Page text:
Yesterday (September 5, 2016), the U.S. Consumer Finance Protection Bureau (CFPB) put into motion the process of issuing final rules and regulations related to pre-paid credit cards and new forms of digital payments, including transactional apps like Paypal’s Venmo and Google Wallet. The new rules will generally apply to prepaid accounts starting Oct. 1, 2017, though the requirement for submitting agreements to the (CFPB) takes effect in October 2018.


The use of prepaid cards has exploded over the last decade
Amount consumers put on pre-paid money cards annually

$1 billion | 2003
$65 billion | 2012
$121 billion | 2018 (projection)

In the U.S., the cards and their smartphone app equivalents are facilitating the long-envisioned cashless society. Pre-paid cards are used today for:

  • Person-to-person payment platforms (i.e., Venmo)
  • Payroll cards
  • Student financial aid disbursement cards
  • Tax refund cards
  • Government benefit cards (i.e., unemployment insurance and child support)

Because the role of prepaid credit cards and transaction smartphone apps is rapidly becoming as ubiquitous as other forms of money cards (credit, debit, etc.), the CFPB’s new rules stem from the Electronic Fund Transfer Act. “Our new rule closes loopholes and protects prepaid consumers when they swipe their card, shop online, or scan their smartphone. And it backs up those protections with important new disclosures to let consumers know before they owe.” CFPB director Richard Cordray said.

Industry support

According to Pymnts.com, most of the industry players in pre-paid card products are  supportive of clear rules as a legitimizing force in their industry. According to the CFPB’s report, these protections are derived from Truth in Lending Act and the Credit Card Accountability Responsibility and Disclosure Act (CARD Act) and will in some sense treat prepaid cards much like credit cards.

Industry opposition

Also according to Pymnts.com, the new rules — despite both Google and PayPal’s objections — cover “digital wallets capable of person-to-person transfers and storing funds.” Analysts also suspect that Square Inc.’s Square Cash and Dwolla’s payment tool will also fall under the new rules. (Wallets like Apple Pay — which simply store payment credentials issued by banks — will not fall under the new rule.)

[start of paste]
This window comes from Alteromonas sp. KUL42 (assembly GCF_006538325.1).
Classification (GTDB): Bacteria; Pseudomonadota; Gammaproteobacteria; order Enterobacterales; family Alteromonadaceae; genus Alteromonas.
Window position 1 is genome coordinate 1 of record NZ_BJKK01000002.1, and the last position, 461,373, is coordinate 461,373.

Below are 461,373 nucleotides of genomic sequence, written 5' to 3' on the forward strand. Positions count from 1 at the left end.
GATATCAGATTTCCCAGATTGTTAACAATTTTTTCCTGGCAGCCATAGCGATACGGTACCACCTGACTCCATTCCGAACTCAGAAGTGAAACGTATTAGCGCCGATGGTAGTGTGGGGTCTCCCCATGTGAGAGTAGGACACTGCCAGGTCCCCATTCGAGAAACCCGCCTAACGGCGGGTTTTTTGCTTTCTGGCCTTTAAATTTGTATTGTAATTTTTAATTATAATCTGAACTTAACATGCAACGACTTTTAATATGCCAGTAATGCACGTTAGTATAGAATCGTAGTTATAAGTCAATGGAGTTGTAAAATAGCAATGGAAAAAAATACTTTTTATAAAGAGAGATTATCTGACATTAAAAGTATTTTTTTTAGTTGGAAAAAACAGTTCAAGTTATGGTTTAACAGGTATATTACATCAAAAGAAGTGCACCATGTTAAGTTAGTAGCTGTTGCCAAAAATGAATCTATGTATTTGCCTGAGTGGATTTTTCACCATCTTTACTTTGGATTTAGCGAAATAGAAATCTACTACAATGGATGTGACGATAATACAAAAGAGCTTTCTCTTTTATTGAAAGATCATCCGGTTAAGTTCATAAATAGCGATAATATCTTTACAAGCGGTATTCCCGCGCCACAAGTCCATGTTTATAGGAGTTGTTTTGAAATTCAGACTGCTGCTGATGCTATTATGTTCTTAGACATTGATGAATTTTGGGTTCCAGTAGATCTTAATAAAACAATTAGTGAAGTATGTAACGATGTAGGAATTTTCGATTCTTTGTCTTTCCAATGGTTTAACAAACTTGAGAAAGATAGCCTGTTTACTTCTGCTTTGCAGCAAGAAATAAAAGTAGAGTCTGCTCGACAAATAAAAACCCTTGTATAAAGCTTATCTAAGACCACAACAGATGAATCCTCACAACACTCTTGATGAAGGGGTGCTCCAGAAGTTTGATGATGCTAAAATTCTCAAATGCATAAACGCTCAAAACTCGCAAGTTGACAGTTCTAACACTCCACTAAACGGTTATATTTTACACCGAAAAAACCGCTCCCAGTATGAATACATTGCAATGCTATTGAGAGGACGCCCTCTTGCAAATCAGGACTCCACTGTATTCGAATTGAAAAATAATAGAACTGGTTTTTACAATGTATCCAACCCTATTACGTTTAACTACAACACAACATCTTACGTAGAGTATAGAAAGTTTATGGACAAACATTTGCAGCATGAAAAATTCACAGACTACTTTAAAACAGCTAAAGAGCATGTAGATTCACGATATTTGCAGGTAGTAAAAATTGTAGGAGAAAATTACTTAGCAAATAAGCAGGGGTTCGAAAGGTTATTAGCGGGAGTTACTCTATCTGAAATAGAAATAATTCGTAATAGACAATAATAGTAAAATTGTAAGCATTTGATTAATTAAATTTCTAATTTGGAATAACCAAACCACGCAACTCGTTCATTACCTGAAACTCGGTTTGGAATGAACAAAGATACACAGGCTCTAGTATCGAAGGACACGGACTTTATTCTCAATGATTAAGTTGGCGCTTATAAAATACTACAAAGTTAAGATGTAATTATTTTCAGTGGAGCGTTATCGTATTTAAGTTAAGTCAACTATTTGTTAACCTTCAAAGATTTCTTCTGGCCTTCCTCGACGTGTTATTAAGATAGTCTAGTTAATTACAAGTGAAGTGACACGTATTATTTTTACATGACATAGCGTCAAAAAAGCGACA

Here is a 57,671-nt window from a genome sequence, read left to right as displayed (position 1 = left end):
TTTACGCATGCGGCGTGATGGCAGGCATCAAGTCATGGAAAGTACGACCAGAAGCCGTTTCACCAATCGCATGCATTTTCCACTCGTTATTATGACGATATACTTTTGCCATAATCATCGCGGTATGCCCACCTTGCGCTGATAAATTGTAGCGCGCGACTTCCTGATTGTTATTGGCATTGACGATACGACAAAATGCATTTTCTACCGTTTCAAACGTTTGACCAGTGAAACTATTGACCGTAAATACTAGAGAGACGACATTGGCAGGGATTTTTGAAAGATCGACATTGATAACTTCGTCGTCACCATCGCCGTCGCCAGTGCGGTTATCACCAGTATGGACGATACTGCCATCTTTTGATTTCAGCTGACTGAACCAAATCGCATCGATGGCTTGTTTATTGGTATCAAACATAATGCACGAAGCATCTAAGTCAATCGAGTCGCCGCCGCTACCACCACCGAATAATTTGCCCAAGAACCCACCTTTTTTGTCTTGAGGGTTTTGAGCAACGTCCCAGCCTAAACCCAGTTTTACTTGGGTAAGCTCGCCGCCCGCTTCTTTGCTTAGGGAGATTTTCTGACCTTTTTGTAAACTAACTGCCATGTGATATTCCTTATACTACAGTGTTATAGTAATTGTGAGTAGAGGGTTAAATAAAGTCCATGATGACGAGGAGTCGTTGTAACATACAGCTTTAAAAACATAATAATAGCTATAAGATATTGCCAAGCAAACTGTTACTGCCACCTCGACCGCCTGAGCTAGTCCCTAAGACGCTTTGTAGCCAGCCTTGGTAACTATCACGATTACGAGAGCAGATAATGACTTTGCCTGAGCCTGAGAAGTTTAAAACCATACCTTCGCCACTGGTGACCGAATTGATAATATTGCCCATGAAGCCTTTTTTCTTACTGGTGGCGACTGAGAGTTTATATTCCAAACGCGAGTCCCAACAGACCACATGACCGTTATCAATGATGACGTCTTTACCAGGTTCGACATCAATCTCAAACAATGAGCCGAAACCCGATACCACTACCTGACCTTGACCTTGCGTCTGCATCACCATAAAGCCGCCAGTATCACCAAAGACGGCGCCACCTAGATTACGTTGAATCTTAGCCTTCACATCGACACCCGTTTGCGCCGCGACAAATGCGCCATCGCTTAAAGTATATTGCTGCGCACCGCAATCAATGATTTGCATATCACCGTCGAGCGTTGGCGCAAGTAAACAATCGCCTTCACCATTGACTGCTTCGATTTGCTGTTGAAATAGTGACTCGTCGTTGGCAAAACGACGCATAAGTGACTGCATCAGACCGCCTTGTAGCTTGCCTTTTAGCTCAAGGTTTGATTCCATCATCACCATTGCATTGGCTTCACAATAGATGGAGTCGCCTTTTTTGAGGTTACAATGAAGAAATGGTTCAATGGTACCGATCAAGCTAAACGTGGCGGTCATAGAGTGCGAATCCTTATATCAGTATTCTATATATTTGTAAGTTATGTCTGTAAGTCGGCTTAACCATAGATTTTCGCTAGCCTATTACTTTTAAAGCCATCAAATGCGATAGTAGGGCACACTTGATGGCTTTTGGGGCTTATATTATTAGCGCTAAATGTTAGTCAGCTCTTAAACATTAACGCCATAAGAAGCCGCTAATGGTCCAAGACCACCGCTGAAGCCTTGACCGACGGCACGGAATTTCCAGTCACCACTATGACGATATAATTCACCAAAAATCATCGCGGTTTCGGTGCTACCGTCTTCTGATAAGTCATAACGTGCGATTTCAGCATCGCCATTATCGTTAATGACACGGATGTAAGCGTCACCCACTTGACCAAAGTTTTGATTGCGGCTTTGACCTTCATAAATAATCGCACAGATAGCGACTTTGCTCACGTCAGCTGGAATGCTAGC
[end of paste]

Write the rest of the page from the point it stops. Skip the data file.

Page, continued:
What the new regulations cover

The new rule gives prepaid account consumers  protections under the Electronic Fund Transfer Act, which are similar to those for checking account consumers. They include:

  • Free and easy access to account information: Financial institutions must make certain account information available for free by telephone, online, and in writing upon request, unless they provide periodic statements. Unlike checking account customers, prepaid consumers typically do not receive periodic statements by mail. The rule ensures that consumers have access to their account balances, their transaction history, and the fees they’ve been charged.
  • Error resolution rights: Financial institutions must cooperate with consumers who find unauthorized or fraudulent charges, or other errors, on their accounts to investigate and resolve these incidents in a timely way, and where appropriate, restore missing funds. If the financial institution cannot do so within a certain period of time, it will generally be required to provisionally credit the disputed amount to the consumer while it finishes its investigation.
  • Protections for lost cards and unauthorized transactions: The new rule protects consumers against withdrawals, purchases, or other unauthorized transactions if their prepaid cards are lost or stolen. The rule limits consumers’ liability for unauthorized charges and creates a timely way for them to get their money back. As long as the consumer promptly notifies their financial institution, the consumer’s responsibility for unauthorized charges will be limited to $50.

VIA | Pymnts.com | ConsumerFinance.gov (Final Rule PDF)

 

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